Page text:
As children, we are taught to take care of our pets, take care of our room, take care of our toys. A parent’s voice is always in our head: Don’t leave your toys out in the rain. Don’t forget to walk the dog. Don’t leave stuff all over your room.
As adults, we learn to care for our families, care for our friends, care for members of our church who need help. The more valuable the goods, the better the care.
So it is with our Christian faith. The work of the Holy Spirit ties us to Jesus Christ from God’s side of the bond. From our side, it’s faith.
Like so much of value in the Christian life, faith is both God’s gift and our calling. There’s no doubt it’s a gift. Jesus taught that “no one can come to me unless the Father who sent me draws them” (John 6:44). But faith is also our calling. Jesus says so with a simple imperative: “Believe in God; believe also in me” (John 14:1).
Every Christian comes to know that this imperative is bigger than we are. We know the drag of doubt and sloth. We know what it’s like to be spiritually depressed—to find the universe emptied of God and our lives emptied of joy. We know how the presence of advanced evil in the world can taint our trust in God’s providence.
So we pray for God to rejuvenate us. We practice spiritual disciplines that centuries of Christian saints have told us will help. We pray when we don’t feel like it. We go on spiritual retreat because we know we should. We meditate on God’s Word, hoping for a ray of light. We take long, slow walks through cemeteries, treading six feet above well-dressed skeletons while soberly reflecting on how—if there is no God and no eternal life—human life simply stops.
All these means are part of traditional spiritual hygiene, and they are all an immeasurable help when it comes to taking good care of our faith.
According to the letters of St. Paul, the centerpiece of such caretaking is mortifying our old nature and vivifying our new one. One of Paul’s central teachings is that we have died and risen with Jesus Christ. We died and rose with Christ when he did because he is the “second Adam,” our representative. We did it again in our baptism, a ceremony that sacramentally binds us to the dying and rising Christ. And we do it every day when we put our sins to death—kill them, mortify them, crucify them—and bring our virtues to life—encourage them, vivify them, “clothe” ourselves with them (Col. 3:5, 12).
Sanctification is God’s work in us. But it’s also our work in us. Scripture says both things. Jesus “cleanses us from all sin” but only if we “walk in the light” (1 John 1:7).
There’s no better way to walk in the light than by putting our sins to death. All serious Christians have experience trying to do it. Suppose my besetting sin is conceit. I am too wily to say it out loud, but I secretly think I’m hot stuff. I think I’m better than others—and if others don’t know it, they should. I might motor along with this superior attitude for years until something jolts me awake.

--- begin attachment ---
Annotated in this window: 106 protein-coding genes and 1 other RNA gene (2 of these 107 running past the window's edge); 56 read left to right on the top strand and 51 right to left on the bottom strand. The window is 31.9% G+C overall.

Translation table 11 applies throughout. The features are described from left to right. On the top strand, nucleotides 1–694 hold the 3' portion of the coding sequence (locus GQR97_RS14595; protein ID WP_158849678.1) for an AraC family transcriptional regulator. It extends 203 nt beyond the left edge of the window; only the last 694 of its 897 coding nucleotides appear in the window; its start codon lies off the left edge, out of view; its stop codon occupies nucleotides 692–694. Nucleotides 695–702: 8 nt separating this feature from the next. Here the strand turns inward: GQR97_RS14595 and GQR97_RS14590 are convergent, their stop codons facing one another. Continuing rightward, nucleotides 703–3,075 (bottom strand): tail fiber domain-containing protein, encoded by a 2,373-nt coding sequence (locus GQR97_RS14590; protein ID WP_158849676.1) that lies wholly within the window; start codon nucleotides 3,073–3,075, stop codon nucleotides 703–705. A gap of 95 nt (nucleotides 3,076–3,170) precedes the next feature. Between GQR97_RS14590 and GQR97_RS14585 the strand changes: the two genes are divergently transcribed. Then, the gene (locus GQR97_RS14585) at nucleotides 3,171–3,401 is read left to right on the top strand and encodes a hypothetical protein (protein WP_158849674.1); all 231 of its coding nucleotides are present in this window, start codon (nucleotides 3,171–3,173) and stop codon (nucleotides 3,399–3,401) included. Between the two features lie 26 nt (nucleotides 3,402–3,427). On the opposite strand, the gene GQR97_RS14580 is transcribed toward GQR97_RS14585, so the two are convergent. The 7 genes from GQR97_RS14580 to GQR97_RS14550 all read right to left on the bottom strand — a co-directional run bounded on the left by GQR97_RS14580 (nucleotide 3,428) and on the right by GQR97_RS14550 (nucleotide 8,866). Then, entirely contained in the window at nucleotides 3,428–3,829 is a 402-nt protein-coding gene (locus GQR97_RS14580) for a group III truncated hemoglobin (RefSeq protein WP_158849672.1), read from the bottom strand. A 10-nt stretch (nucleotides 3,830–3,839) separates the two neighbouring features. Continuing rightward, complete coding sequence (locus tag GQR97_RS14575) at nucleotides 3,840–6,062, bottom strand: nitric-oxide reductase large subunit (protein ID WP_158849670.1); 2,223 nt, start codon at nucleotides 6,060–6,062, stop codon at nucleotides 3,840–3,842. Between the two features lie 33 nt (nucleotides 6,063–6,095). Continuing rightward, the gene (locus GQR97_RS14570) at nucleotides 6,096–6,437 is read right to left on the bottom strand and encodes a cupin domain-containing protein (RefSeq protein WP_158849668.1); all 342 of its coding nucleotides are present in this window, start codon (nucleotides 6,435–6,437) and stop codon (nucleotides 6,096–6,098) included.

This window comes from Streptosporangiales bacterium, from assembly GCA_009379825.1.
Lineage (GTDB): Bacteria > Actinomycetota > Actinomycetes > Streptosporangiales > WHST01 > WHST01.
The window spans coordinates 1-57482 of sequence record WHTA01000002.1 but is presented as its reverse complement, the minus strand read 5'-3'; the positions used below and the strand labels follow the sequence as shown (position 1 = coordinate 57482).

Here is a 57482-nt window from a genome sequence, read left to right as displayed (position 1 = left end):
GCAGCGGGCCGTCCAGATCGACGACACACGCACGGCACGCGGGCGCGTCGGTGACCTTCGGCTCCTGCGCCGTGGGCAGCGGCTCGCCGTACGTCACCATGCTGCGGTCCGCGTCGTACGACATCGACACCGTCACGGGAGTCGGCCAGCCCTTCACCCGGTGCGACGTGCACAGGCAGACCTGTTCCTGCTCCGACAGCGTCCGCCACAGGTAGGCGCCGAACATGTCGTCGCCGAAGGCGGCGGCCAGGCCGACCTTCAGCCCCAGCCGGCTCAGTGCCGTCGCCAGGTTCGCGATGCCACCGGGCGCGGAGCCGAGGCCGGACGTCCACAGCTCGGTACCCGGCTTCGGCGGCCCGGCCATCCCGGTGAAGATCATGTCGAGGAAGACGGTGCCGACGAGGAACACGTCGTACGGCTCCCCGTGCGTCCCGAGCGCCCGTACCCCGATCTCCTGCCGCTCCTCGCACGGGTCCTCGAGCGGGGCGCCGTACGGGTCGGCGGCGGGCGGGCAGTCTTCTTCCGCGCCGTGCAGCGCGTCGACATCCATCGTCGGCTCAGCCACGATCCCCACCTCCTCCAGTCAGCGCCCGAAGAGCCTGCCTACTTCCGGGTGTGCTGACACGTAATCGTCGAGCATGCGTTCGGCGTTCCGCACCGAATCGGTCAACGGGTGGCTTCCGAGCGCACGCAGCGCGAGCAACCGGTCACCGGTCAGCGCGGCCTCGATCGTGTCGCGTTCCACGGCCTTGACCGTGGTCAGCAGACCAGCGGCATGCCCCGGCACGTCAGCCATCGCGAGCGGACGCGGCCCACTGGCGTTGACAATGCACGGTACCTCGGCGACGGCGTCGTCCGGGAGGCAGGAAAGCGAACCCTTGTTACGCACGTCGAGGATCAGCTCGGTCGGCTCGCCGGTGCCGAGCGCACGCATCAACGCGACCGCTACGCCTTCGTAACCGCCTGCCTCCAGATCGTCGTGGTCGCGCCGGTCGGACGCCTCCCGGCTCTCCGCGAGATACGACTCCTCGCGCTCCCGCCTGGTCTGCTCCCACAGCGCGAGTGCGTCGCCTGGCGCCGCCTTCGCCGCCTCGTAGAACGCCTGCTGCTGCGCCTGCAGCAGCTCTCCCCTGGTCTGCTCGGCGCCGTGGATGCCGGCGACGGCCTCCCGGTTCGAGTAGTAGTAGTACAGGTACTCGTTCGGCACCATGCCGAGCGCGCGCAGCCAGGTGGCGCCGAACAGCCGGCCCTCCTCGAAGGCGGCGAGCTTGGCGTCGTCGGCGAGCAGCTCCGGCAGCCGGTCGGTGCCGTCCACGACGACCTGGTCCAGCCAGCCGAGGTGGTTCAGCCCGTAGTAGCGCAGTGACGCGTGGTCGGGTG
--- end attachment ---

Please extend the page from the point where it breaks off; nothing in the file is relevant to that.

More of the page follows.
If it does, I know I have to kill my conceit. I have to yoke my efforts to the purifying work of the Holy Spirit in me. So I meditate on the superlative greatness of God and look at myself by contrast. I meditate on the superlative grace of God and see that I have nothing good that wasn’t given to me. I confess my conceit to God and lament it and beg to be rid of it. I start deliberately praising others, recognizing their gifts and good character. I spend time outdoors where nonhuman creation seems to hum along just fine without paying any attention to me. And I begin to see my conceit as laughable.
How does mortifying my conceit show and strengthen my faith? When I put my conceit to death, I trust God’s Word that doing so is not only right but also healthy. Mortifying oneself is no fun at all. It’s mortifying. But I do it anyway because I trust God that doing it is life-giving, that it will actually make life better.
And it does. As I kill off my conceit, I find that God seems closer to me. Other people seem more interesting to me. Squirrels leaping from branches seem more delightful to me. I’ve broken out of the tiny cabin of my own self-involvement and have found the whole universe comes alive as I turn to it.
When I reflect on this wonderful exercise of dying and rising, I become more grateful for my faith that motivated me to tackle it in the first place. And I want to keep looking for ways to take good care of it.
Cornelius (Neal) Plantinga (PhD, Princeton Theological Seminary) is senior research fellow at the Calvin Institute of Christian Worship and president emeritus of Calvin Theological Seminary in Grand Rapids, Michigan. He is the author of many books, including the Christianity Today Book Award winners Not the Way It's Supposed to Be, Engaging God’s World, and Reading for Preaching.